Another interesting observation from the video and from the article is the fact that two men despite not having the best relationship among each other, they were both able to overcome their differences and stand up for something they both strongly believed in, and that was the protection of public park. The protection of green spaces which are very ideal in a city.

Discussion 3

As a person who has been presented with the opportunity of living in an era where car culture is immense and where MTA is part of New York City culture; I will refer to both being a user for both myself.

I observe NYC to be one of those cities where almost all its residents and tourists ride the subway. It’s almost inevitable. However, while the benefit for subway is meant to be to reduce time to get from one place to another; I feel like MTA hasn’t been able to live up to that expectation for a few years now.

One of its major drawbacks as we were all able to observe this year is how easy it is for something that threatens the masses becomes a battleground for the spread of a virus. The subway becomes a panic room and almost a traumatic experience once people must embark on a subway journey again. However, I feel like, investing in rail can be far more useful for the city. Why? Because although cars allow more control of your path; it has become detrimental the impact they have on the environment. Yes, we are investing onto electric and hybrid cars but due to the heavy presence of cars you can tell the way gas emissions are affecting the environment. They’re on of the major contributions to the smog in a city and pollution. Plus, the fact that driving sometimes can no longer be enjoyable due to traffic. It’s irritating to have to endure the sound of cars beeping at one another and just moving at 2 mph while in the highway because your stuck in traffic.

Discussion #2

By observing the picture I’ve come to reflect how different children seemed to appear and behave at the time. They seem still and thought provoked by what they’re mind is indulging at that moment. It’s something very distinct to find a classroom nowadays where children are not losing attention because of something else; even though the children in the photo know there was a cameraman in the room.

 It’s interesting to see the technological advancement we have achieved in a year yet; our method of teaching almost remained the same. However, the appreciation that these children demonstrate while reading is something that shouldn’t be taken for granted since kids find reading boring nowadays compared to their other entertainment components now offered.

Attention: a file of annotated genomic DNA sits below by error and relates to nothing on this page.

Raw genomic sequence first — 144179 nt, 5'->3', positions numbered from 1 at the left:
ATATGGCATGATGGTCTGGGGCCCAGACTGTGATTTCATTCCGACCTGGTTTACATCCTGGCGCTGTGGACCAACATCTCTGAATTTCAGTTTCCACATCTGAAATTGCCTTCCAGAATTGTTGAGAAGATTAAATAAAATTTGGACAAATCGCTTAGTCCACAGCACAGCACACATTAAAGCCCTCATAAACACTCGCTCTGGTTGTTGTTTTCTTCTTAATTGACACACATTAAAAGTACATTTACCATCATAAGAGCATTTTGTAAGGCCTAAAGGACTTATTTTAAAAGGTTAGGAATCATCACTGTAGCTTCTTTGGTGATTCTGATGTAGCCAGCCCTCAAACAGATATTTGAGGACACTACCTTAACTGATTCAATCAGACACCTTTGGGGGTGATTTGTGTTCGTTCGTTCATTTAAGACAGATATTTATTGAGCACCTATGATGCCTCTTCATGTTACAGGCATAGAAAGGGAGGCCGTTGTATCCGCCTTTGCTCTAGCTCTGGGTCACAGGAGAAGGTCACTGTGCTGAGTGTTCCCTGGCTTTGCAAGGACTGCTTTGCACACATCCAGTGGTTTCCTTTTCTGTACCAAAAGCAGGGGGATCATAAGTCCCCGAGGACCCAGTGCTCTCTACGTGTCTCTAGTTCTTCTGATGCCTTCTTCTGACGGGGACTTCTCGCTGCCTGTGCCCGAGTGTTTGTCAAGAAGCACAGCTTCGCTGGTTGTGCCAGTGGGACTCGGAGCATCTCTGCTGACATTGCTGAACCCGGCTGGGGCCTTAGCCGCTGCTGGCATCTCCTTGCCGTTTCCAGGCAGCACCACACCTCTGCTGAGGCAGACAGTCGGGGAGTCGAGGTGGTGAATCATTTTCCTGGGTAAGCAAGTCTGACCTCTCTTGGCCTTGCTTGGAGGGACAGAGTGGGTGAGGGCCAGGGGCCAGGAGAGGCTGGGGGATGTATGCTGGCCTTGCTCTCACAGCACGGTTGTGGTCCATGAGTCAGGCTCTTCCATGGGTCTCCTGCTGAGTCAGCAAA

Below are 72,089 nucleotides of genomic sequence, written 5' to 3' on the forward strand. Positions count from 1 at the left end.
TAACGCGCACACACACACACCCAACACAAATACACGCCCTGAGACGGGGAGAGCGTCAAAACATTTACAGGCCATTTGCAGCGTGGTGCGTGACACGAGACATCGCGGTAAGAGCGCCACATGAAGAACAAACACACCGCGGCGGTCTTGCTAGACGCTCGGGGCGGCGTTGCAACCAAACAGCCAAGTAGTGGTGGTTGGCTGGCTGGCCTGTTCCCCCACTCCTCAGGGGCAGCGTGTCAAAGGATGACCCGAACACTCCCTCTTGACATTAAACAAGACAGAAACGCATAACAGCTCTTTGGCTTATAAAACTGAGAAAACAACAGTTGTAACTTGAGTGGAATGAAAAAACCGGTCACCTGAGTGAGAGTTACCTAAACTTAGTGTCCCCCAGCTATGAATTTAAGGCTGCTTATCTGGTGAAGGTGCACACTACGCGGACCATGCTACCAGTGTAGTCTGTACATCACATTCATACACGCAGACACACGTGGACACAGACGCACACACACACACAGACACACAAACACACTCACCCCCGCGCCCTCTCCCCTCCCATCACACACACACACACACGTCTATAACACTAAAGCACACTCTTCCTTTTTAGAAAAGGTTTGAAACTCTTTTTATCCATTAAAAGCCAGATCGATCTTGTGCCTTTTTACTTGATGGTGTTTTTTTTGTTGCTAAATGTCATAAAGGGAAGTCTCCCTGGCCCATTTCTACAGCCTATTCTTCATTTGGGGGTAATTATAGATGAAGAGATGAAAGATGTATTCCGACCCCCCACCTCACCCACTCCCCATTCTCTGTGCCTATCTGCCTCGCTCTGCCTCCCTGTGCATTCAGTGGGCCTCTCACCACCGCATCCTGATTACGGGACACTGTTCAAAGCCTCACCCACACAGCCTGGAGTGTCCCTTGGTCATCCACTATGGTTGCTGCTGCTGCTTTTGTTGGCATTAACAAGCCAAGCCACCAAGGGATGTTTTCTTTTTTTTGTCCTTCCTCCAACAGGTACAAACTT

Now a major thing that must be acknowledged is the steps forward that society has made bringing unison upon students; whether rich or poor, whether male or female and a larger scale of variety upon student ethnicities.

Also knowing that this picture comes in the midst of the Settlement House Movement makes me think how this could be a photo showcasing how privileged children were the only ones able to afford an education or a photo of the actual movement where leaders in society at the time came to unify a branch of the education system to make the gap between the rich and poor smaller.

Discussion Thread 1

As I grew up and came to settle down in NYC again, I revisited this place that only brought nostalgia as I got closer to it. I was able to feel the rigid stone sidewalks and finding myself staring at the picturesque uniformity of residences in the neighborhood and even smelling the freshness that spring was cooking up with the beauty of its trees. While all of this was occurring, my mind was just remembering members who played a significant role in the appreciation I had and have for Prospect Park. As a kid who was able to experience this public park by running, family gatherings, sledding and visiting its zoo.

It’s a place that hits different when visiting. Prospect Park plays a significant role in the borough of Brooklyn, it nearly serves as a symbol of pride for us people of Brooklyn. The park is often compared to Central Park despite Central Park’s superior size. There are people who feel like Prospect allows oneself to immerse themselves a little more intimately with nature rather than being exposed to a swarm of people in Manhattan.  

However, it’s astonishing that a park that was created, little more than 150 years ago (1867) still amazes people and is one of the factors for a higher cost of rent around the area of Park Slope.